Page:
Vintage walks the walk in retro show at Heinz History Center
By JoAnne Klimovich Harrop
Published: Thursday, April 11, 2013, 9:21 p.m.
These are the clothes your grandmother and mother wore.
Or, at least, they will look like them.
Vintage-inspired apparel and accessories will be featured at the “60s Fashion Show: A Showcase of Yesterday's Styles & Today's Trends” at 7 p.m. April 12 at Senator John Heinz History Center in the Strip District.
Models sporting more than 100 looks will be walking the runway dressed in outfits from locally and nationally recognized retailers, including ModCloth, Hey Betty, Haute Vibe, Highway Robbery, TranquiliT Reclaimed Vintage and designer Lana Neumeyer.
A range of vintage styles will be on display from mod to boho-chic to the classic look recently popularized by the TV show “Mad Men.” Proceeds from the show benefit the museum's exhibits and educational programming.
The fashion show is part of Vintage Pittsburgh, a special two-day event April 12 and 13, held in conjunction with the museum's “1968: The Year That Rocked America” exhibit.
Stylists from www.modcloth.com held a recent fitting. The company known as a vintage-inspired retro e-boutique and headquartered here was happy to be involved says Aire Plichta, fashion press specialist for Modcloth, which will show 16 outfits. She says vintage clothing is inspiring.
“People really like the vintage, retro look,” says Chelsey Davidson, a lead ModCloth stylist. “They want to emulate fashion icons like Audrey Hepburn. It's a style that's trendy. Vintage also has very classic silhouettes.”
The fashion show is the perfect complement to the exhibit and the entire weekend of events, says Sarah Rooney, community programs manager for the history center.
All six floors of the museum will come alive with vintage clothing, classic cars, games, DJs and special guests from 10 a.m. to 3 p.m. April 13. Events include a vendor fair for vintage fashion, house wares, vinyl, decor, artwork, accessories and collectibles as well as talks on how to care for and preserve vintage pieces. Actress Barbara Feldon, a Pittsburgh native, will discuss her role of “Agent 99” on the television show “Get Smart.” Visitors can take photos with “Herbie,” one of the original Volkswagen Beetles from the movie “The Love Bug.”
“This event is exciting for both the people who lived through the 1960s, as well as those who didn't,” Rooney says. “Seeing what was worn back then is fun. It kind of gives another view of what a traditional history museum is all about. And with the rebirth of vintage in the fashion world, it gives people a look at fashion that doesn't have to be the same cookie-cutter pieces because there are so many options.”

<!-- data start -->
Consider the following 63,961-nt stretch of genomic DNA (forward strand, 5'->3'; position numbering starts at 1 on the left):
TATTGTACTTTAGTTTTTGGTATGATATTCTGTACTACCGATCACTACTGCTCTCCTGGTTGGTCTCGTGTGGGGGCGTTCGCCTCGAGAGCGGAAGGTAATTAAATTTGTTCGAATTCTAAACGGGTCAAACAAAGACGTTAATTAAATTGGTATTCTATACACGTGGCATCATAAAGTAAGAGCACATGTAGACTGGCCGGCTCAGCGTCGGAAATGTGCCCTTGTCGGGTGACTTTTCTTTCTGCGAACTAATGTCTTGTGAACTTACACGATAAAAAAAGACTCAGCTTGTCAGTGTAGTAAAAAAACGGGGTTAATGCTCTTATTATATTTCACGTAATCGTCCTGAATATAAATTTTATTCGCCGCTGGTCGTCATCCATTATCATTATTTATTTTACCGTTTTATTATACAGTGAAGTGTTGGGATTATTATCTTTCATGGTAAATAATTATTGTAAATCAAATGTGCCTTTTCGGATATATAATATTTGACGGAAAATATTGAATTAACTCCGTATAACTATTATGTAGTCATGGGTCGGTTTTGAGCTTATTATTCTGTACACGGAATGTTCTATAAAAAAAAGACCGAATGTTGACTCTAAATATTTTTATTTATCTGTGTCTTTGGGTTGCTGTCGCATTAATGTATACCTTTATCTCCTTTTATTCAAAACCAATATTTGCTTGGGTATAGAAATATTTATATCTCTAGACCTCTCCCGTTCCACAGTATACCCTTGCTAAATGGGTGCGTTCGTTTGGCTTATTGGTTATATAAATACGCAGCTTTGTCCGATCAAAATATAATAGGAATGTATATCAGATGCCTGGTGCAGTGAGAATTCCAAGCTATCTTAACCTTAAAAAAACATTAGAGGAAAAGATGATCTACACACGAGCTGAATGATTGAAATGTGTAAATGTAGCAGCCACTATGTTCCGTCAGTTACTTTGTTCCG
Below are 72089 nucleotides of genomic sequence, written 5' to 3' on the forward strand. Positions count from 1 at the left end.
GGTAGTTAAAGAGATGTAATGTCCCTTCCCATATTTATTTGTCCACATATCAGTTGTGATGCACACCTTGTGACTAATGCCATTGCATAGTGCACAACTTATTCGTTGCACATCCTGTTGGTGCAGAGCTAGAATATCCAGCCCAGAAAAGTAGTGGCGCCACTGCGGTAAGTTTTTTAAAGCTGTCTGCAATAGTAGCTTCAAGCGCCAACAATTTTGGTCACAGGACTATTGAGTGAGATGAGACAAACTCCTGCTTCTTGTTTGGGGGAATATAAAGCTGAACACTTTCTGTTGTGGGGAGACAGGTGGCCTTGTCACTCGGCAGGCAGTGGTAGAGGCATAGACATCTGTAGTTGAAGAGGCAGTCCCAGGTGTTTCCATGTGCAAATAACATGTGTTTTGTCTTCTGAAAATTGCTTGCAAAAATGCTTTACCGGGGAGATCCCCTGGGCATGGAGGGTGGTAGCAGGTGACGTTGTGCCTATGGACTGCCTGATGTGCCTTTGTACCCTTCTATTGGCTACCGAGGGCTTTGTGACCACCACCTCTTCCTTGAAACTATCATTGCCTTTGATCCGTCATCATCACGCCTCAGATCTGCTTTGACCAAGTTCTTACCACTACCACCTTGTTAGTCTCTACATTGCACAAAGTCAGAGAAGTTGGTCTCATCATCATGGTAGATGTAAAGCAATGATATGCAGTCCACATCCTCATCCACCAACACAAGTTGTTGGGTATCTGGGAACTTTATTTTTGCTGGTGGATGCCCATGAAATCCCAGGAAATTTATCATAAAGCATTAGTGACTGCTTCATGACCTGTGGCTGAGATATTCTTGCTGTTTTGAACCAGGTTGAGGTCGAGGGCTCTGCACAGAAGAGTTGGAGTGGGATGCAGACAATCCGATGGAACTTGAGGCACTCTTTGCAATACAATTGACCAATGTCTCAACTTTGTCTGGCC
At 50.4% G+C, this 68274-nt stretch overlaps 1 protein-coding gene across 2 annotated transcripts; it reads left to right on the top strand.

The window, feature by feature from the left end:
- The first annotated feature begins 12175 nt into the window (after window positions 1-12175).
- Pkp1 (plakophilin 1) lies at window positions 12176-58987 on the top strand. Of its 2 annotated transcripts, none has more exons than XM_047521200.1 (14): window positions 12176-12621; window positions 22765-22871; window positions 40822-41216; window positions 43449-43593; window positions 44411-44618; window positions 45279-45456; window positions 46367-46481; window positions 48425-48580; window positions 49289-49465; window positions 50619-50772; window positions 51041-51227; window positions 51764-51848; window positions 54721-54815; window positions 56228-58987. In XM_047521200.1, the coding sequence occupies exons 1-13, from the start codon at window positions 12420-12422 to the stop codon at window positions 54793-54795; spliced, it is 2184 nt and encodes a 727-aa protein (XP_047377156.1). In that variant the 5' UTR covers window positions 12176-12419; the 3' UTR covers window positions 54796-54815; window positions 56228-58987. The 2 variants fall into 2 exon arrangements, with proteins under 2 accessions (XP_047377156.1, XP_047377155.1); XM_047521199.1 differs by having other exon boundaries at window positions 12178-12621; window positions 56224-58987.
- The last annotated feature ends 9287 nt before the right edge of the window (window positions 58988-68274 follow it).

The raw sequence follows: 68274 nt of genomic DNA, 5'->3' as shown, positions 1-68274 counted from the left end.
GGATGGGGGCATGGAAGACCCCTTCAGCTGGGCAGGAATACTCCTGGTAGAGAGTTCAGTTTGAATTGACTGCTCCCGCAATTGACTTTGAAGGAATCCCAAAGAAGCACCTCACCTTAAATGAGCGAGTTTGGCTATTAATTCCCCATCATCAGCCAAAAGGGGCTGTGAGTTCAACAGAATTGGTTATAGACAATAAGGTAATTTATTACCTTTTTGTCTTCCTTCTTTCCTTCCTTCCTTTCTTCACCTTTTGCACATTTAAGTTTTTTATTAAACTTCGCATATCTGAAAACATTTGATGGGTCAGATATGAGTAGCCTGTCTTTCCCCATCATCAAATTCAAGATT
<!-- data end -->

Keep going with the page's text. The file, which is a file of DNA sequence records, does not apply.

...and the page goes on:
This is a great event for Pittsburgh, says Neumeyer.
“They asked me to showcase my vintage-inspired clothing,” says Neumeyer, from O'Hara. “I have lots of capes which I will show and other '60s-inspired pieces. I am very proud to have been asked to be a part of this show. I think it's a wonderful idea for a show, because vintage fashion is so popular and it's fun.”
Show commenting policy
TribLive commenting policy
You are solely responsible for your comments and by using TribLive.com you agree to our Terms of Service.
We moderate comments. Our goal is to provide substantive commentary for a general readership. By screening submissions, we provide a space where readers can share intelligent and informed commentary that enhances the quality of our news and information.
While most comments will be posted if they are on-topic and not abusive, moderating decisions are subjective. We will make them as carefully and consistently as we can. Because of the volume of reader comments, we cannot review individual moderation decisions with readers.
We value thoughtful comments representing a range of views that make their point quickly and politely. We make an effort to protect discussions from repeated comments either by the same reader or different readers.
We follow the same standards for taste as the daily newspaper. A few things we won't tolerate: personal attacks, obscenity, vulgarity, profanity (including expletives and letters followed by dashes), commercial promotion, impersonations, incoherence, proselytizing and SHOUTING. Don't include URLs to Web sites.
We do not edit comments. They are either approved or deleted. We reserve the right to edit a comment that is quoted or excerpted in an article. In this case, we may fix spelling and punctuation.
We welcome strong opinions and criticism of our work, but we don't want comments to become bogged down with discussions of our policies and we will moderate accordingly.
We appreciate it when readers and people quoted in articles or blog posts point out errors of fact or emphasis and will investigate all assertions. But these suggestions should be sent via e-mail. To avoid distracting other readers, we won't publish comments that suggest a correction. Instead, corrections will be made in a blog post or in an article.
- Jailed Hribal ‘fine,’ but family ‘terrible’ as answers in stabbing sought
- Starkey: Fleury’s future at stake
- Five years later, Crosby wants another Cup win
- Pirates notebook: Wandy Rodriguez experiencing decline in fastball velocity
- Penguins’ Malkin expects to play in Game 1
- Pitt wraps up spring football practice with closeness, competition
- Hempfield Area superintendent, business manager quit
- South Fayette parents express dissatisfaction with handling of bullying
- Pirates conclude wild suspended game with win, drop 2nd of series
- Obama, Biden to announce $500M for job training grants during W.Pa. visit
- Lawsuit against Frazer policeman, township moved to federal court